The Inflation Reduction Act (IRA) will invest $40 billion total, including $27 billion in direct spending, towards environmental justice communities and low-income residents—despite supporters claiming that the amount is $60 billion. Just Solutions Collective performed its own section-by-section analysis of the IRA’s text, adding up appropriations and other tailored spending to produce its own calculation. In total, the IRA includes $228 billion in appropriations and an additional $324 billion in tax expenditures. Direct appropriations in the IRA for environment, climate, and energy total $145 billion. This is dwarfed by the $270 billion provided in energy-related tax expenditures, through a variety of tax credits intended to incentivize primarily the private sector to invest in different aspects of the alternative energy economy: from mining companies extracting lithium to factories manufacturing inverters to refineries making biomass-based jet fuel to utilities installing solar arrays.
Building long-lasting grassroots power requires centering concrete issues and the humanity of individuals you’re organizing. Many organizations in West Virginia are cultivating organizers, building organizations that can sustainably organize local communities according to their needs for years to come, incorporating mutual aid, and more, in an effort to win and wield political power. In this article, The Forge contributor Mat Hanson discussed organizational strategies with multiple people involved in grassroots power building in West Virginia: Katey Lauer, co-chair of West Virginia Can’t Wait; Nicole McCormick, a founding member of the West Virginia United caucus and rank-and-file leader in the successful teacher’s strike; Dr. Shanequa Smith of Restorative Actions and the Black Voters Impact Initiative; and Joe Solomon, the co-founder and co-director of Solutions Oriented Addiction Response (SOAR), a volunteer-based organization that advocates for harm-reduction strategies to the opioid crisis.
“People’s rights” hold the true solutions to climate injustice. This resource argues that we need a transformation of the food system, where power, resources, and responsibility is redistributed from the elites to the producers and consumers, who are the ones who can most significantly contribute to solving the climate crisis. The central idea of “peasant agroecology” builds communities, conserves biodiversity, is based on science, builds autonomy, and involves revolutionary grassroots resistance—both via political organizing and grassroots economic ownership that is at odds with current models of global capitalism.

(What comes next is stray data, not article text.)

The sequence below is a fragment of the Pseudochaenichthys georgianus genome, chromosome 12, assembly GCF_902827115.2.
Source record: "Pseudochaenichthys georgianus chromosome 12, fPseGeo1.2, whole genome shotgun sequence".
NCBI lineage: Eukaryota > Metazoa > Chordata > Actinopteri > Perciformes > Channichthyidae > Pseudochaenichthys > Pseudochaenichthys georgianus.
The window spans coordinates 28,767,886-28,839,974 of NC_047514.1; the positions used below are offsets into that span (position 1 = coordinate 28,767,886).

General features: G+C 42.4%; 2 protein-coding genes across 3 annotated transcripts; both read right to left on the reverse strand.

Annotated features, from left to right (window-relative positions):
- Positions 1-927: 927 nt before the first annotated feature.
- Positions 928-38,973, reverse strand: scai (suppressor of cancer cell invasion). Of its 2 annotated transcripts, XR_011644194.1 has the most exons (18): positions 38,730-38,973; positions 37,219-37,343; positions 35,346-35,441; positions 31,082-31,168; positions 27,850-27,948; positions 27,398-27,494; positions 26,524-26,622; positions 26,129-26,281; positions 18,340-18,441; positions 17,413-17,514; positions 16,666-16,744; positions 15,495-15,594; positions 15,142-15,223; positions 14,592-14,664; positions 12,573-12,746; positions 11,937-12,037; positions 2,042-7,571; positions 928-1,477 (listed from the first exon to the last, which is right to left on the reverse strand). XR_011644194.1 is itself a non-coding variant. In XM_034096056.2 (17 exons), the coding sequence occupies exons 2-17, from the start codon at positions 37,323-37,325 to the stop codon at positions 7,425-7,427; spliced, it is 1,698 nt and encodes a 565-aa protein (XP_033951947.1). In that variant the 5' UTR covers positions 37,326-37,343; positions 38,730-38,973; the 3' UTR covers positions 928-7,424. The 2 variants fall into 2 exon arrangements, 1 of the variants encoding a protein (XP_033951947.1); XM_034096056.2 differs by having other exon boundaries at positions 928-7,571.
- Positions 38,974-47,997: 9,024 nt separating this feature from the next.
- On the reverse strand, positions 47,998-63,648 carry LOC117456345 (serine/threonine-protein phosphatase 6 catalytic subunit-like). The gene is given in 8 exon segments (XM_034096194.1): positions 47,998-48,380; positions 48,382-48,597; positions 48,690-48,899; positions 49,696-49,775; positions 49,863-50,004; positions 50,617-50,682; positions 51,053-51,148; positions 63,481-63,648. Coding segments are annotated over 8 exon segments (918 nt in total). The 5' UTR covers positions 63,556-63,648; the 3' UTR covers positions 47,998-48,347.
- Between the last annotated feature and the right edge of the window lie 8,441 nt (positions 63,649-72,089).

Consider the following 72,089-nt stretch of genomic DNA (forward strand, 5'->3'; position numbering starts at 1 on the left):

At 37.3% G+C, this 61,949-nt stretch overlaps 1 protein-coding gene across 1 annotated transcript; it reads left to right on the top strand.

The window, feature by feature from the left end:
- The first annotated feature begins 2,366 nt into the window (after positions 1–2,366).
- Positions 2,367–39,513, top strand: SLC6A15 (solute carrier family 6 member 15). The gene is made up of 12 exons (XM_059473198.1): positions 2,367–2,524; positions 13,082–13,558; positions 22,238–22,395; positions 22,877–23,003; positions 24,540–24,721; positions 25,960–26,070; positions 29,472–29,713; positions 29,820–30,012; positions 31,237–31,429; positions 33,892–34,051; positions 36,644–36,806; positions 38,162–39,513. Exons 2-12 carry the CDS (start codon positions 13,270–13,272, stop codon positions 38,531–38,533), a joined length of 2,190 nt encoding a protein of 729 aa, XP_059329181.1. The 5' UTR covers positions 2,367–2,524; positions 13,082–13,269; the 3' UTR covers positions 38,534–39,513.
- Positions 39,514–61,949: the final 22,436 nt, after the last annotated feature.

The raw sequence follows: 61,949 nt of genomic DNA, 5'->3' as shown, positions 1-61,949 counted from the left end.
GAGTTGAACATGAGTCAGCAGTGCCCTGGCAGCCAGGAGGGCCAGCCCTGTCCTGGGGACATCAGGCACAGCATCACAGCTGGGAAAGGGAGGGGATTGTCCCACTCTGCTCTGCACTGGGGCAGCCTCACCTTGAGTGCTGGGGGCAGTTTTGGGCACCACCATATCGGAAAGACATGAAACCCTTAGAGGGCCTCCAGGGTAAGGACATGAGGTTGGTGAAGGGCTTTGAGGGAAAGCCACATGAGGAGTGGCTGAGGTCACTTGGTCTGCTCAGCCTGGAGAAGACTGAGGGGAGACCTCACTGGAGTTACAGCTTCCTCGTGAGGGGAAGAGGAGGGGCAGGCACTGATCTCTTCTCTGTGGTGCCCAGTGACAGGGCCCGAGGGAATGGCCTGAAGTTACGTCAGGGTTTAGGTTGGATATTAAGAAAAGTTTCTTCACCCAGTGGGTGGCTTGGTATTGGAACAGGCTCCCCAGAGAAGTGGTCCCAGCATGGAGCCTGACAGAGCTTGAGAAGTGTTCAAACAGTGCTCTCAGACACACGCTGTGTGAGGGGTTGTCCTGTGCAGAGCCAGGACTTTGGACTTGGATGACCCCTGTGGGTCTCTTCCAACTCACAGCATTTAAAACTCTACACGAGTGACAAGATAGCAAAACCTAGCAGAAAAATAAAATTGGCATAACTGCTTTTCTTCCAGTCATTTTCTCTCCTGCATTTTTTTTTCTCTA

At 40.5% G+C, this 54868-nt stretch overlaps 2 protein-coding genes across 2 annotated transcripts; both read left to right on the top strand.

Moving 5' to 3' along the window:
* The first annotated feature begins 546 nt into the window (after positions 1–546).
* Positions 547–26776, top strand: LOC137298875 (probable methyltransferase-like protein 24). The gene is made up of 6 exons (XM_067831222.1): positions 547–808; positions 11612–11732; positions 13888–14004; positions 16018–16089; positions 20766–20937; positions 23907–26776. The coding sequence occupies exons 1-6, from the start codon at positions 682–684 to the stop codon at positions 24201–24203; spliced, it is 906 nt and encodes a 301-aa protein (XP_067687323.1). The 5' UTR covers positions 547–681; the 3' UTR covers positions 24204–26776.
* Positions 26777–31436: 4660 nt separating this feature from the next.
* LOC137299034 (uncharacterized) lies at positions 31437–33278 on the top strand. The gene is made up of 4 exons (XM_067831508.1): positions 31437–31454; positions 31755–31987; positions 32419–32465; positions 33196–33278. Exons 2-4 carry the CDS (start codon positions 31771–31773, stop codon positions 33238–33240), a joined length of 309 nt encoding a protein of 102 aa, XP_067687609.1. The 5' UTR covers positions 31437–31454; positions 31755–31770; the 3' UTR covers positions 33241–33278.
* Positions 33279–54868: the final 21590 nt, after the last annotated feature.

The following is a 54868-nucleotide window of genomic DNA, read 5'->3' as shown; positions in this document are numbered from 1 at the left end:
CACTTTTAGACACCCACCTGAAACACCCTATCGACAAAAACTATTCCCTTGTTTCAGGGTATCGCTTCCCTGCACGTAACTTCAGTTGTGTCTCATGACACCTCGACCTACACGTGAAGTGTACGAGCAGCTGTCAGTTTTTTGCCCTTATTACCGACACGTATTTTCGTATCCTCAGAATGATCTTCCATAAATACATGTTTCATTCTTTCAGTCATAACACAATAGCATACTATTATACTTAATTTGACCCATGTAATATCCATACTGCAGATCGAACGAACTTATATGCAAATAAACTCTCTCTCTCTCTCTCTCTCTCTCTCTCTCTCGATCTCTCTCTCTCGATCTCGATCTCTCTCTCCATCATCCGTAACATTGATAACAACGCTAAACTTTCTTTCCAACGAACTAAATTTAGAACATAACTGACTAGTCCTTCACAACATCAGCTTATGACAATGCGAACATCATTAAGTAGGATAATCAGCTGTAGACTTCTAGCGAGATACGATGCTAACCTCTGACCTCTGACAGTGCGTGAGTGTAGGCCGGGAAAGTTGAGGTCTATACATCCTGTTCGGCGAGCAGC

Many people communicating for social change are exploring how to tell diverse and inclusive stories that center marginalized communities while building understanding about how inequality persists. Intersectionality is an important tool to help us tell great stories that help us understand systemic issues. Five guiding principles to telling intersectional stories: Show, don’t tell; Provide historical context; Uplift the voices of marginalized people; Tell whole stories; and, Radically reimagine the world.
In 2018, the Portland Clean Energy Fund (PCEF) campaign secured a landslide ballot measure victory in Portland, establishing a multi-million dollar municipal fund that addresses climate, economic, and racial justice by providing funding for renewable energy projects, job training and apprenticeship programs, and regenerative agriculture. Last year, we got to look “under the hood” with PCEF Steering Committee members to cover the history of the campaign, what PCEF does, and how the community-led coalition was able to win at the ballot box.
In a follow-up webinar, we came back together to share new developments on the victory and cover topics including:
- How has PCEF been implemented, and how is it helping the community build political power?
- What lessons have been learned since winning the legislation, and what challenges and insights does that bring?
- What would it take to replicate this winning model in your own context and municipality?